Hemodilution with dextran: Effects on blood flow and thrombus formation. An experimental study in the rabbit

University dissertation from Dept of Plastic and Reconstructive Surgery, Malmö University Hospital, S-205 02 Malmö, Sweden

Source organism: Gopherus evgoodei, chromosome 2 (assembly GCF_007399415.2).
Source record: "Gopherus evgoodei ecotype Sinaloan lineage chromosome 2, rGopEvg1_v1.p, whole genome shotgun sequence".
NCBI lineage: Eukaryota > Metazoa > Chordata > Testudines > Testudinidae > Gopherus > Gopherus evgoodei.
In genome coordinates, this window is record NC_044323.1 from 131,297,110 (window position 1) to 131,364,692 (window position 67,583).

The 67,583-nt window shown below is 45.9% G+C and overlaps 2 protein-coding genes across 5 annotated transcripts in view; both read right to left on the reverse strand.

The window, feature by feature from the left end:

Abstract: Microvascular surgery enables free tissue flaps to cover tissue defects, e.g. after trauma and malignancies. Although major improvements in techniques have been made, problems with poor tissue circulation and thrombus formation still exist. The aim of this thesis was to investigate the effects of hemodilution on tissue blood flow and thrombus formation in an animal model. In isovolemic hemodilution a defined volume of blood is replaced with an equal amount of an isoosmotic solution. This lowers hematocrit and blood viscosity. In paper I we demonstrated that hemodilution with dextran increased blood flow in the rabbit ear artery, showing that hemodilution improved perfusion of skin and subcutaneous tissue. The increase in blood flow occurred after a delay. In paper V it was found that hemodilution increased blood flow in aorta and vena cava instantaneously whereas flow to the hindlimbs and ear followed another time-course. Renal blood flow was little affected. In III, the influence of hemodilution on blood flow and function of striated muscle was examined. Hemodilution increased muscle force possibly due to an improved microcirculation. Inhibition of force during ischemia and the recovery of force and blood flow during reperfusion were not affected. A model for inserting small synthetic vascular (PTFE) grafts into the aorta was used in II. Hemodilution with dextran or albumin increased blood flow to equal extent but only dextran inhibited thrombus formation, reflecting that this compound has direct effects on the hemostasis, dissociated from its flow promoting properties. In IV and V, PTFE grafts were inserted in to the vena cava. These grafts occluded to a large extent in non-treated animals and the model provides interesting possibilities to study thrombus formation. Iso- or hypervolemic hemodilution with dextran strongly inhibited thrombus formation. The effects were not counteracted by desmopressin, which releases factors VIII and vWF, suggesting that the antithrombotic effects of dextran are not due to lowering the plasma concentration of these hemostatic factors. Heparin in a bolus dose strongly inhibited the thrombus formation underlining that the critical events for thrombus formation occur immediately after reperfusion. Hemodilution with hypertonic saline dextran (HSD) solutions markedly increased flow and strongly inhibited thrombus formation.

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